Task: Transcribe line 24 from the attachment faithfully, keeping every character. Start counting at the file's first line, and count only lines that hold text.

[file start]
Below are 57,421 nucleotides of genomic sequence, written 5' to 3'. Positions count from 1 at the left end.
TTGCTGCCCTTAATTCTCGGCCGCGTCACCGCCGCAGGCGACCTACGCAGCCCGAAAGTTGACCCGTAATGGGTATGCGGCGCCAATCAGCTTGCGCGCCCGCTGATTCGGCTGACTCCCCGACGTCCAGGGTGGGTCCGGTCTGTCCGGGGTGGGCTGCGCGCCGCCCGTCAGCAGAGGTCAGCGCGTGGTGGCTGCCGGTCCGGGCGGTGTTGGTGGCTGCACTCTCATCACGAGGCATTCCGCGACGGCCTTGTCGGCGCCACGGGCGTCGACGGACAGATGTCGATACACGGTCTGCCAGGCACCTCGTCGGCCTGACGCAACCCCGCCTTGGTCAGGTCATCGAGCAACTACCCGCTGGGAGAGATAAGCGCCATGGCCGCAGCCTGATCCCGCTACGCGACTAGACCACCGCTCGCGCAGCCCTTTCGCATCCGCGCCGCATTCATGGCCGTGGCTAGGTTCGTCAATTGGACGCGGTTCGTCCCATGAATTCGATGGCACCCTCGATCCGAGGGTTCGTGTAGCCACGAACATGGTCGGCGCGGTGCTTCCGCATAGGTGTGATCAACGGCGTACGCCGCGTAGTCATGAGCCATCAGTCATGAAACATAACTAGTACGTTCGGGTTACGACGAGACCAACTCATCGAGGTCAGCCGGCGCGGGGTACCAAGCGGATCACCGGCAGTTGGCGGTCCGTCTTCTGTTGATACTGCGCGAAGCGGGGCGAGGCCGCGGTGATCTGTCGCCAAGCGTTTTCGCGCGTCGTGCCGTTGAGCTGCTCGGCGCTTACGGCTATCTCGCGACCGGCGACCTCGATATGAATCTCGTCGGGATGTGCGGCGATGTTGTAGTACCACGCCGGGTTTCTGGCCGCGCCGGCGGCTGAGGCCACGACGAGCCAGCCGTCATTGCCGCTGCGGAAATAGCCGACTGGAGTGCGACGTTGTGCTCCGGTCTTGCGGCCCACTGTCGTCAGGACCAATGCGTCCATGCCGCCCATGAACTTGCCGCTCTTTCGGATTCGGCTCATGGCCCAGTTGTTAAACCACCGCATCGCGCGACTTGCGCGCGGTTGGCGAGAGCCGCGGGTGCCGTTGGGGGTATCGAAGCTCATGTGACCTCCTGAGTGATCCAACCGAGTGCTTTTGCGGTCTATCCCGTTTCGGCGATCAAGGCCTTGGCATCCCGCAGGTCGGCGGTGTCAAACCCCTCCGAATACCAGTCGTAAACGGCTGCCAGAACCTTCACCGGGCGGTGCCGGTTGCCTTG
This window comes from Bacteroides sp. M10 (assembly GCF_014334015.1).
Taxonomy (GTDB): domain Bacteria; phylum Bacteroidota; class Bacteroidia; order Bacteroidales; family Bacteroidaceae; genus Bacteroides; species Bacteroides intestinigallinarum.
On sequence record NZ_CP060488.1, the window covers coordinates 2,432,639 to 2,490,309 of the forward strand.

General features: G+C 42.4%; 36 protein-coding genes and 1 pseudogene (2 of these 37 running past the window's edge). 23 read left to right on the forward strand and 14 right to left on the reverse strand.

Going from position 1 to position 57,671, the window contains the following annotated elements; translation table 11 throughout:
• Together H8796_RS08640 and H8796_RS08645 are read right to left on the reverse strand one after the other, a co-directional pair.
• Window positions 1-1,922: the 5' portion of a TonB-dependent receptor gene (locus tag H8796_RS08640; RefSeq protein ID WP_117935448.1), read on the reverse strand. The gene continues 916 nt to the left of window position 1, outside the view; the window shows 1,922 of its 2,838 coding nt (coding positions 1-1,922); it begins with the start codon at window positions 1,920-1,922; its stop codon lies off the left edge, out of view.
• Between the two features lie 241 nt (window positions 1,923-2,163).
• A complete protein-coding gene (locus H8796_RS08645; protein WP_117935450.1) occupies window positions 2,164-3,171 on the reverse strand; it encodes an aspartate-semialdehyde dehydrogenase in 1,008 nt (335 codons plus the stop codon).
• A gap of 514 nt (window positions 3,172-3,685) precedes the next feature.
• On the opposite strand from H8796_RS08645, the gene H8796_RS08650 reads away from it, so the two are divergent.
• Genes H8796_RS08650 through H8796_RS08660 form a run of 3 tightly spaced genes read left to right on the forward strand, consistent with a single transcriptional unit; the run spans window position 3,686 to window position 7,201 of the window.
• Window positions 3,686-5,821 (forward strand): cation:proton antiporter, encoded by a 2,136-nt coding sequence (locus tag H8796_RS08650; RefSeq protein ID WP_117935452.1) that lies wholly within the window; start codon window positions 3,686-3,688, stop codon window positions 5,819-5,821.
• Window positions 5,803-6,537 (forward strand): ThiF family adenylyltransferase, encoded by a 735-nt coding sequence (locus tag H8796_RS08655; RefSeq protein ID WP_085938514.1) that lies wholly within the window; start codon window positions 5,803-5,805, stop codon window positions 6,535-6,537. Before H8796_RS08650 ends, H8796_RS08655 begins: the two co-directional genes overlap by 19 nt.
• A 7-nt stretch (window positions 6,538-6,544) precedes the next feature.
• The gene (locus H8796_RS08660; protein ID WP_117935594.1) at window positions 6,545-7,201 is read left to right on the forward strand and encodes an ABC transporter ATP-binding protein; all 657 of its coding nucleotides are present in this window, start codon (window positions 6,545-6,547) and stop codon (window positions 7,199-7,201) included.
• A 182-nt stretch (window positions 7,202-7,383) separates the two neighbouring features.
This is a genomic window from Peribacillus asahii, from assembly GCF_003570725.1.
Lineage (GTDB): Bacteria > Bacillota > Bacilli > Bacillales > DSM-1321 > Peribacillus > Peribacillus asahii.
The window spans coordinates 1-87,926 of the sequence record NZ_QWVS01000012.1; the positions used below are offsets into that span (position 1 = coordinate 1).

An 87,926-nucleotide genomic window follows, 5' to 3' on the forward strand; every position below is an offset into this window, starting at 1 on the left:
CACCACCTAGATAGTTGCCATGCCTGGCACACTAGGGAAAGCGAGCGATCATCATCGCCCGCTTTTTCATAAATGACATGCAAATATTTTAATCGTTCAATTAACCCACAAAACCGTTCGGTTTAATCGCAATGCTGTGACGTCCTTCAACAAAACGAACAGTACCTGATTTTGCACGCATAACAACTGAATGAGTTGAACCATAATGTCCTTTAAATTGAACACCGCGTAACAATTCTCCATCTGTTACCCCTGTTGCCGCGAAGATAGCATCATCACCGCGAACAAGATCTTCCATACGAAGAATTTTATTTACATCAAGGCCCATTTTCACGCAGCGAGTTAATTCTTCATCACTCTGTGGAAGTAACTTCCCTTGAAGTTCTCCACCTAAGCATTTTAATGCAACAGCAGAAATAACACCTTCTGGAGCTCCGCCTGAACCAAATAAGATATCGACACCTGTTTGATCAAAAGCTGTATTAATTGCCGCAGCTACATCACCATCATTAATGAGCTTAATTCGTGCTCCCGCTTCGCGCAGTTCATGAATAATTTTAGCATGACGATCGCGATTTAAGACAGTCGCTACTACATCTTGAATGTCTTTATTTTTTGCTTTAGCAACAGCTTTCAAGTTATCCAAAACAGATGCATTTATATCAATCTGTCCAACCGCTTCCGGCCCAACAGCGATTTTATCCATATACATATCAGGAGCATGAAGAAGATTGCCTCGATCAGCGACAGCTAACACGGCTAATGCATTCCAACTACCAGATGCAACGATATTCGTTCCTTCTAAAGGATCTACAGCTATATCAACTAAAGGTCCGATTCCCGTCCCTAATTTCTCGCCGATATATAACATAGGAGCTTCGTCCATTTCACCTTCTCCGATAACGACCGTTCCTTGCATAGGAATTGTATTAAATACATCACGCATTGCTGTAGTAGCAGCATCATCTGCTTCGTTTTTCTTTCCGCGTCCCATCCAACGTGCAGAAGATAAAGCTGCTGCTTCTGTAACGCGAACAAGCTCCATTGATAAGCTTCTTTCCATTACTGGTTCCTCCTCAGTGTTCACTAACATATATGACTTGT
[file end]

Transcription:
CACCACCTAGATAGTTGCCATGCCTGGCACACTAGGGAAAGCGAGCGATCATCATCGCCCGCTTTTTCATAAATGACATGCAAATATTTTAATCGTTCAATTAACCCACAAAACCGTTCGGTTTAATCGCAATGCTGTGACGTCCTTCAACAAAACGAACAGTACCTGATTTTGCACGCATAACAACTGAATGAGTTGAACCATAATGTCCTTTAAATTGAACACCGCGTAACAATTCTCCATCTGTTACCCCTGTTGCCGCGAAGATAGCATCATCACCGCGAACAAGATCTTCCATACGAAGAATTTTATTTACATCAAGGCCCATTTTCACGCAGCGAGTTAATTCTTCATCACTCTGTGGAAGTAACTTCCCTTGAAGTTCTCCACCTAAGCATTTTAATGCAACAGCAGAAATAACACCTTCTGGAGCTCCGCCTGAACCAAATAAGATATCGACACCTGTTTGATCAAAAGCTGTATTAATTGCCGCAGCTACATCACCATCATTAATGAGCTTAATTCGTGCTCCCGCTTCGCGCAGTTCATGAATAATTTTAGCATGACGATCGCGATTTAAGACAGTCGCTACTACATCTTGAATGTCTTTATTTTTTGCTTTAGCAACAGCTTTCAAGTTATCCAAAACAGATGCATTTATATCAATCTGTCCAACCGCTTCCGGCCCAACAGCGATTTTATCCATATACATATCAGGAGCATGAAGAAGATTGCCTCGATCAGCGACAGCTAACACGGCTAATGCATTCCAACTACCAGATGCAACGATATTCGTTCCTTCTAAAGGATCTACAGCTATATCAACTAAAGGTCCGATTCCCGTCCCTAATTTCTCGCCGATATATAACATAGGAGCTTCGTCCATTTCACCTTCTCCGATAACGACCGTTCCTTGCATAGGAATTGTATTAAATACATCACGCATTGCTGTAGTAGCAGCATCATCTGCTTCGTTTTTCTTTCCGCGTCCCATCCAACGTGCAGAAGATAAAGCTGCTGCTTCTGTAACGCGAACAAGCTCCATTGATAAGCTTCTTTCCATTACTGGTTCCTCCTCAGTGTTCACTAACATATATGACTTGT